Global Warming: Get the Facts
According to a recent report from the Intergovernmental Panel on Climate Change (IPCC) the Earth's average surface temperature has increased 1.3 degrees F over the past 100 years. Most scientists agree that this increase is caused by human activity - primarily the burning of fossil fuels. What may seem like a small temperature change has devastating consequences - rising sea levels, loss of Arctic habitat, extinctions, increasingly intense hurricanes, and drought and famine.
Fortunately, we can make a difference. By taking individual action at home and promoting sound energy policy and legislation in our communities, states and nation, we can help protect our global habitat — for birds, wildlife and our own future.
Click on any question below to jump to the answer.
What is global warming?
Global warming is the increase in Earth's surface temperatures. Scientists say that Earth's surface temperatures rose by an estimated 1.3 degrees F in the last hundred years. In fact, eleven of the last twelve years rank among the warmest since temperatures were first recorded in the late 19th century. The chart below plots the global average temperature from the late 19th century to the year 2000.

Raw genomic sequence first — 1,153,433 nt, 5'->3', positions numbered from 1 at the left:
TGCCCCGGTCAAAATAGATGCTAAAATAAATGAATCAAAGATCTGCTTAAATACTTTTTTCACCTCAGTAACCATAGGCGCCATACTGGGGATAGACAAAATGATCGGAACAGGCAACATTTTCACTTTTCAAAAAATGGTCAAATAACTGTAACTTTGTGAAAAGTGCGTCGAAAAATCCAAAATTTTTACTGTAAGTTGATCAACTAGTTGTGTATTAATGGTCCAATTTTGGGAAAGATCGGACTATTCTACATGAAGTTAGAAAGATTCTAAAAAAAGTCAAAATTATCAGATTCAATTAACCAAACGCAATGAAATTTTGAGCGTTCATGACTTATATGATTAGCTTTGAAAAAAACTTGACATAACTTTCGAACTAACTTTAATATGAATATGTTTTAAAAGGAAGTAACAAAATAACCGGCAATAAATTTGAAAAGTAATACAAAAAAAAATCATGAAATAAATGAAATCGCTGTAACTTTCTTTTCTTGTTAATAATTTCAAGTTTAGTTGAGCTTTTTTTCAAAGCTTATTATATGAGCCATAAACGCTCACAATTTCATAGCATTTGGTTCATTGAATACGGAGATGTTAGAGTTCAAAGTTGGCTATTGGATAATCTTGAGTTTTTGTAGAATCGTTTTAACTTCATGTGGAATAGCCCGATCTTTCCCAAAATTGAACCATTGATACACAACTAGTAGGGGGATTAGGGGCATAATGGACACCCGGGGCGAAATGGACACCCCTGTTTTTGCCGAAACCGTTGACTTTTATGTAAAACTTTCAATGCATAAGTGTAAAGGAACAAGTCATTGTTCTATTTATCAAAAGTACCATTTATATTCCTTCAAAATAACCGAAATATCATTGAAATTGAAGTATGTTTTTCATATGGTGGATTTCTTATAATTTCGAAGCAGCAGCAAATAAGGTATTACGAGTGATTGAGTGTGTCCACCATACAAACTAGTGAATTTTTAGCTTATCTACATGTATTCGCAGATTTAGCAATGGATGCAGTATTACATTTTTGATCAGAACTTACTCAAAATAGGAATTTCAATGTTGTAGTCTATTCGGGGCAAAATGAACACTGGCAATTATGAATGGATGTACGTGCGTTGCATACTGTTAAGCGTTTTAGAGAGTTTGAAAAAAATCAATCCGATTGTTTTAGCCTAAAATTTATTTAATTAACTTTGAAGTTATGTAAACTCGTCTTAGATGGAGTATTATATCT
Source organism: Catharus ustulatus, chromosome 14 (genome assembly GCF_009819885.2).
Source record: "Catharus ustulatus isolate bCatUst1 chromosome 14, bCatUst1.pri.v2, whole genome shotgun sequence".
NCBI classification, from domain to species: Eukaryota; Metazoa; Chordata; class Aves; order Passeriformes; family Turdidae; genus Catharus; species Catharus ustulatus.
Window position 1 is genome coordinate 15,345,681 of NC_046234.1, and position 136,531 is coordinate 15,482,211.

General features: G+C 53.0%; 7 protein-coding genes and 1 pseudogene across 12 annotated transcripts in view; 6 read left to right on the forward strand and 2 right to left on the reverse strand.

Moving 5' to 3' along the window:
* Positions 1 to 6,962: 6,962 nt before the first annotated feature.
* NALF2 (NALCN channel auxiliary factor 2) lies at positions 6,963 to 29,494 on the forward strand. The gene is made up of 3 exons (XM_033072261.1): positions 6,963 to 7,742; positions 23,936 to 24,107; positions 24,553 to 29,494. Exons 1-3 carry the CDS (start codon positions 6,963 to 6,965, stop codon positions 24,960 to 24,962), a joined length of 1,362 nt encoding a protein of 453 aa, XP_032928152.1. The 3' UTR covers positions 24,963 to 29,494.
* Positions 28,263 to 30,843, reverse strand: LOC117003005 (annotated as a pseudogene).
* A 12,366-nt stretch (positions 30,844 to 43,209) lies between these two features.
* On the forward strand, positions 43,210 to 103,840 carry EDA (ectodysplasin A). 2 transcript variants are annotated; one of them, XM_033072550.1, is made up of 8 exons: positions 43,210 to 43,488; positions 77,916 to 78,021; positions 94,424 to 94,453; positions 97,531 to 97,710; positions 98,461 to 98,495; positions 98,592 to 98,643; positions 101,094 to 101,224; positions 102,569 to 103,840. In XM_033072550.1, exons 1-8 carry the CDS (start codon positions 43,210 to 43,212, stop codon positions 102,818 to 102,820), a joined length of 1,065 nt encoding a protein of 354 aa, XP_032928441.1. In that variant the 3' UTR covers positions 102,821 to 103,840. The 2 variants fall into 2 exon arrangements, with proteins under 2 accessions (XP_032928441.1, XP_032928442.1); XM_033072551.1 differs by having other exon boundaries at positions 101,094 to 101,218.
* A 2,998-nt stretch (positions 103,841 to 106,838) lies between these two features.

Why is global warming a critical problem for all of us?
Even small increases in average global temperatures can have devastating effects on people, wildlife, and the places we live. Rising temperatures in the Arctic have already reduced average ice cover, disrupting the feeding habits of polar bears and the way of life of Inuit communities. Reduced rainfall in parts of the tropics and subtropics is wreaking havoc on food production and wildlife habitat alike. Like many other organizations around the world, Audubon believes that the actions we take today can slow and eventually reverse these and other damaging patterns, protecting the quality and diversity of life on Earth for present and future generations.